FIELD TEST OF ACCEPTABILITY AND ADEQUACY OF U. S. ARMY C, K, 10-IN-1 AND CANADIAN ARMY MESS TIN RATIONS
ARMY MEDICAL RESEARCH LAB FORT KNOX KY FORT KNOX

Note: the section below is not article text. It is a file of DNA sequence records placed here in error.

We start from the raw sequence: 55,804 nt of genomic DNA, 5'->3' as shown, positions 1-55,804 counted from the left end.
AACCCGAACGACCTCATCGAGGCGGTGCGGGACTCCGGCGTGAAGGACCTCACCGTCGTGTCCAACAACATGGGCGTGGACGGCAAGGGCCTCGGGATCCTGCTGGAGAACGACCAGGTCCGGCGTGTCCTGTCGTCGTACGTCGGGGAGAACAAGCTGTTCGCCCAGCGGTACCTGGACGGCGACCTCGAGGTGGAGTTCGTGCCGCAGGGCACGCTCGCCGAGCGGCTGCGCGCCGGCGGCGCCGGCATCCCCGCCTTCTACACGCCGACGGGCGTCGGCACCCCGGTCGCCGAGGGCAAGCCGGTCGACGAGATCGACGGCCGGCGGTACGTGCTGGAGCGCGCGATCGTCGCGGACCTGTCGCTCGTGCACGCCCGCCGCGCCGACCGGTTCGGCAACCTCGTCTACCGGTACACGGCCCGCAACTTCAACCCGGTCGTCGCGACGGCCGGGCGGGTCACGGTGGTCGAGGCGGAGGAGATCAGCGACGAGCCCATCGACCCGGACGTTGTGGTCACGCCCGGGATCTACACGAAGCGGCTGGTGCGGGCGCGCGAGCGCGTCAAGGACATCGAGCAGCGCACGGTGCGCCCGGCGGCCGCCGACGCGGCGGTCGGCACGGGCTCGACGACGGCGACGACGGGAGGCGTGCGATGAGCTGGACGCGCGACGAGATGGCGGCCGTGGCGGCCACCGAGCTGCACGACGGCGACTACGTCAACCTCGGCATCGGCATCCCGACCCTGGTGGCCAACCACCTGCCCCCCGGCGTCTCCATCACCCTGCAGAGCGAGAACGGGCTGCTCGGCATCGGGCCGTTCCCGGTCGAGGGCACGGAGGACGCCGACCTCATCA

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The improvements in C Ration embodied in the Experimental and New types have rendered it highly acceptable the components of the Old C Ration had low consumption and poor acceptability rating. Variety, good quality and the use of common American foods all contributed to the excellence of the ration. The inherently messy side-opening of cans was the chief drawback. The present K Ration, when the fullest variety was available, was well received and consumed. The issue of cheese was too large. Bouillon was poorly received. Lemon powder rated fair. The new meat components and new biscuits were a definite improvement over the old types. Sardines, pea soup and milk-and-sugar powder in the Canadian Army Mess Tin Ration were not well received, but acceptability of jam and butter was high. Monotony is the chief fault over a 3 week period. Low acceptability by American troops is not necessarily true for Canadian or British troops. The 10-in-1 Ration was excellent for support area feeding. The K Ration components of the noon meal rated low on acceptability. Dehydrated products were not generally acceptable unless their preparation received special attention. The rotation of 5 menus provided ample variation where menus differ significantly, through qualitative ratings showed decreasing acceptability of certain items as monotony became a factor. The philosophy of having an emergency type ration lunch in a support area ration is not consistent, and its use in theaters of operations should be studied. If mobility is essential, each meal should be packed individually so that all the components would not have to be assembled and sorted when movement takes place.